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the price of a day planner cannot be circumscribed. It can only be ascertained by the heart.

Sydney Mineer’s Take

“How much is too much to spend on a planner?” I mused aloud to Twitter.

From the depths of internet despair, I received an answer in the form of a *mathematical equation from fellow prompter, Jillian Conochan.

No word problem has ever made more sense to me than the one Jillian presented. Of course I should invest in my happiness and well-being at any cost! This planner will be the key to my life and scattered thoughts, after all.

So what is my deal with planners you ask? Am I old-fashioned like Jillian, relying on paper and pen to print my plans? Not exactly… I am glued to my iPhone and use iCal in conjunction with my planner. The purpose of the physical planner is less for scheduling and more for organizing my scattered mind.

I got hooked on planners back in first grade. All through grade school, each student was issued an “agenda book” in which we would write down all of our homework. In the lower grades, there was a space where our parents would sign our agendas indicating that they oversaw our completion of the homework. I once forged my mom’s signature in said agenda because it was a Friday, and I had forgotten to give it to her to sign before she left for work. I still carry that guilt with me. Sorry, Mom!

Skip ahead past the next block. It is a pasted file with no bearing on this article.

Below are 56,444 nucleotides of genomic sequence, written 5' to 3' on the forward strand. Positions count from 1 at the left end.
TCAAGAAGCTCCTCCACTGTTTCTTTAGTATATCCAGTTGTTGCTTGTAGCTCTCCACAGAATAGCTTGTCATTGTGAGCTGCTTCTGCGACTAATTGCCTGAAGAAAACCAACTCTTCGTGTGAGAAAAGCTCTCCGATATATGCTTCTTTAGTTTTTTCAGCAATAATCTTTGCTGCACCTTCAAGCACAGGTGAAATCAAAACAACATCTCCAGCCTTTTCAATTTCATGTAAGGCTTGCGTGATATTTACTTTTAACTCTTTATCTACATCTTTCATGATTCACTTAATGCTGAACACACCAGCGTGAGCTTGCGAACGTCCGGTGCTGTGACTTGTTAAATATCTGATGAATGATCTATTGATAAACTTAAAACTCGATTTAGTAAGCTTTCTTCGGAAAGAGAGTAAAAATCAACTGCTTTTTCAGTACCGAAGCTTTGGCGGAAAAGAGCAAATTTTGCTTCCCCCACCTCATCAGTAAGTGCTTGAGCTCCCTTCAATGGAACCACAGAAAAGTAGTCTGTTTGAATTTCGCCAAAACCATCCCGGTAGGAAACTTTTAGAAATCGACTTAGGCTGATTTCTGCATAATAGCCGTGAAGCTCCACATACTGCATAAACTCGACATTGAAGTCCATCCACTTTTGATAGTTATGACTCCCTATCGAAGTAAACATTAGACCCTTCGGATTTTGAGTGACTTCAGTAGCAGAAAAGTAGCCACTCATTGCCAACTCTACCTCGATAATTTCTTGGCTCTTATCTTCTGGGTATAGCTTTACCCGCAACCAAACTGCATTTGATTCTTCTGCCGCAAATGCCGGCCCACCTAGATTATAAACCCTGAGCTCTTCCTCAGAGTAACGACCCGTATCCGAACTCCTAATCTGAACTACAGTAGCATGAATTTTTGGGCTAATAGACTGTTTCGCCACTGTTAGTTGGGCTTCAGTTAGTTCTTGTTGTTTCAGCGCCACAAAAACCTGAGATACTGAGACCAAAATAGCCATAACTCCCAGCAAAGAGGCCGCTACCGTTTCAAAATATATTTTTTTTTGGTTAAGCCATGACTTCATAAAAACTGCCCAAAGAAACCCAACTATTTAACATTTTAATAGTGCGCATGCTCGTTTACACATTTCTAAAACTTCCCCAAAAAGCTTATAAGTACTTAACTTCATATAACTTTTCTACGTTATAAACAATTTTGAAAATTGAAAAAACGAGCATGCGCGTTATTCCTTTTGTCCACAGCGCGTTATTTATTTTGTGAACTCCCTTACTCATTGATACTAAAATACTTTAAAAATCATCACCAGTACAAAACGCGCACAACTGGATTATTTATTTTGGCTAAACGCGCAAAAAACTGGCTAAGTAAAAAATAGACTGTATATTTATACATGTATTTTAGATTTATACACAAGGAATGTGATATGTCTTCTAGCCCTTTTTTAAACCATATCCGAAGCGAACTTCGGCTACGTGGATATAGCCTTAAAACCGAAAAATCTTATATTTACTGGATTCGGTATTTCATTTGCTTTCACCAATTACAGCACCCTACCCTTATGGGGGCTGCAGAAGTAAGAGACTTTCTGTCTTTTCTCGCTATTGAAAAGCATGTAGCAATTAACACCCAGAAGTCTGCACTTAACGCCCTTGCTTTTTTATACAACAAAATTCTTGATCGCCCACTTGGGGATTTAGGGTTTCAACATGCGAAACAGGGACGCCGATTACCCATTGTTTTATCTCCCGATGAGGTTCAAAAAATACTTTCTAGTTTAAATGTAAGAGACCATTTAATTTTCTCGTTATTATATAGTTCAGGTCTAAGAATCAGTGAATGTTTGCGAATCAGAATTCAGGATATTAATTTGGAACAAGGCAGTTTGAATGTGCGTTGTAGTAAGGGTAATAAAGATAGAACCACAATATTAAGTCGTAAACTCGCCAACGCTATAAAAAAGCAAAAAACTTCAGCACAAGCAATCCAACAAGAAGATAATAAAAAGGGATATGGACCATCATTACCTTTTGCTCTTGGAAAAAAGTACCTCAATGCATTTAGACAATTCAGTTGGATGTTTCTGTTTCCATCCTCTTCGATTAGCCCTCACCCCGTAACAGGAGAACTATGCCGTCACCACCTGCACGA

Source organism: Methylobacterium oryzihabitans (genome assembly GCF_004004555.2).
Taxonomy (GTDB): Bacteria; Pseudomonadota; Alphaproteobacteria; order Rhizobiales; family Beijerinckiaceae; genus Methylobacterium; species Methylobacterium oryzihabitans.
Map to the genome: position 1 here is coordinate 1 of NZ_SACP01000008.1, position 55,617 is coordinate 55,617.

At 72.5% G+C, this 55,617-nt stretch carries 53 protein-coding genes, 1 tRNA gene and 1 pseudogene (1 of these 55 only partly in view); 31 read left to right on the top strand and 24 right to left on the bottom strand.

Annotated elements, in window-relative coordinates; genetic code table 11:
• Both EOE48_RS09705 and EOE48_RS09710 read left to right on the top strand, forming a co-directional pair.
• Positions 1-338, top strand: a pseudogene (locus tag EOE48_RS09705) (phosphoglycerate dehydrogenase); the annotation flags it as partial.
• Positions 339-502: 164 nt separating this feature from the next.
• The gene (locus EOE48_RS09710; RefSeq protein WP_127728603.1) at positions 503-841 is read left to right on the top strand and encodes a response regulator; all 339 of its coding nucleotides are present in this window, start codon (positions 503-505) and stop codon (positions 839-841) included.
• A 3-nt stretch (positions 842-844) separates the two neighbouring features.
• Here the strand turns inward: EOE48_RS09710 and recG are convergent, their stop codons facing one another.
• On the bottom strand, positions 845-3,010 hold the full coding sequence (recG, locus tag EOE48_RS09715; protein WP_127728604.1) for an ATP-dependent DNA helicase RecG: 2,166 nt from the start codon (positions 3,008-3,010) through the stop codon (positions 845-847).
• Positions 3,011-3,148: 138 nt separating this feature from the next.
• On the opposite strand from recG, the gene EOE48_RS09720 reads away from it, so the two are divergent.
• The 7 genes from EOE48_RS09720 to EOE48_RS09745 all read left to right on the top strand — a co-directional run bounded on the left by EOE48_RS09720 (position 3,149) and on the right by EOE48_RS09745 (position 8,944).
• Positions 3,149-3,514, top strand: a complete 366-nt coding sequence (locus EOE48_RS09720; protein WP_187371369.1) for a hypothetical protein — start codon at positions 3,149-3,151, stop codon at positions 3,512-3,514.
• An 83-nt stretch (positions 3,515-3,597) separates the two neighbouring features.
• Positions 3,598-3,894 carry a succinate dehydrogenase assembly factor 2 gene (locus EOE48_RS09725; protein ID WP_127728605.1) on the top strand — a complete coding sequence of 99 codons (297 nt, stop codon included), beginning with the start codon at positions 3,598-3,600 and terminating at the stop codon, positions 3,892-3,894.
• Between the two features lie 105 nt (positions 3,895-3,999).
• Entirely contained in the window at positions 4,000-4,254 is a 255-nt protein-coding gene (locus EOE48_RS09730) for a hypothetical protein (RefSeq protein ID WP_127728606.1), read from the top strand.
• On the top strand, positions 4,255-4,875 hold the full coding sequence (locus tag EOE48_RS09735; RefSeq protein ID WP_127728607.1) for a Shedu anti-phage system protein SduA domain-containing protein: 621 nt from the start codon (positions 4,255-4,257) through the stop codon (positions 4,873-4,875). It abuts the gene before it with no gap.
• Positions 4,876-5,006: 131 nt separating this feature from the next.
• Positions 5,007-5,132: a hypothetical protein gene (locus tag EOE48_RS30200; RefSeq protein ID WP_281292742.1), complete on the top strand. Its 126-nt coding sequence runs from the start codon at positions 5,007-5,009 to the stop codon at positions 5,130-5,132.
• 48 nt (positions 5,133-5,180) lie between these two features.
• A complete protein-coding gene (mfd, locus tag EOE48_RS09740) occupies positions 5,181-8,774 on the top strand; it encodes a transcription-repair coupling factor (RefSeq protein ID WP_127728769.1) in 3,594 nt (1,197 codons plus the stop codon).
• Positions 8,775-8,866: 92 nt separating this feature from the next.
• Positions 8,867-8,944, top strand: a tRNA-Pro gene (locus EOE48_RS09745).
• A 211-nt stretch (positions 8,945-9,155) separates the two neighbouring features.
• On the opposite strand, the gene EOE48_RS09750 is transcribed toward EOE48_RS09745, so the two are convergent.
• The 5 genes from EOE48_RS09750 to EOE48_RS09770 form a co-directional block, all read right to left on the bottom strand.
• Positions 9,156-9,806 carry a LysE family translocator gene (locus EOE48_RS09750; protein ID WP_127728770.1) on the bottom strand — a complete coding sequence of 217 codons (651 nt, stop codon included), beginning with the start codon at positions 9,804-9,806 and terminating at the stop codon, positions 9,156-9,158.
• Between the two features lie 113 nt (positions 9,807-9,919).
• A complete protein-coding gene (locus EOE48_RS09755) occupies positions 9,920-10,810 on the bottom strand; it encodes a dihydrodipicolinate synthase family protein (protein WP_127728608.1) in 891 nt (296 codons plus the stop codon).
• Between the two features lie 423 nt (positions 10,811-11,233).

When I went to high school, I was once again issued a planner each year. At that point, it had become a habit. By college, it was an addiction. Not only did I write down my homework assignments, tests, and paper due dates, I was also detailing days off, snow days, and breaks, along with various notes about things like future writing topics.

Now that I am no longer inundated with the stress and work level of school life, my need for a planner has morphed into something more abstract. It’s part agenda, part to-do list, part stream-of-consciousness journal. It’s really just a safe space for me to organize my brain and provide myself a little room for creativity.

Because my planner needs are non-conforming, it’s challenging to find something that I click with, hence the price point question. Originally I was looking at this open-ended planner from Urban Outfitters. It had plenty of white space to accommodate my mind-wandering, with enough clear structure for planning, and a dedicated notes section. It was also aesthetically pleasing on the outside, which is important because I’m going to be looking at it every day.

After Jillian’s encouragement, I was ready to purchase this $24 planner, but the more I studied it, the more I knew it wasn’t right for me.

It was the looming time table on the side of each page. I like structure; I crave structure, but I’m afraid of commitment. How could I possibly commit myself to this very large planner that wants me to plot times for my tasks??? I DON’T KNOW THE EXACT TIME THAT I’LL BE EMOTIONALLY AVAILABLE TO COMPLETE MY TASKS, OKAY!!!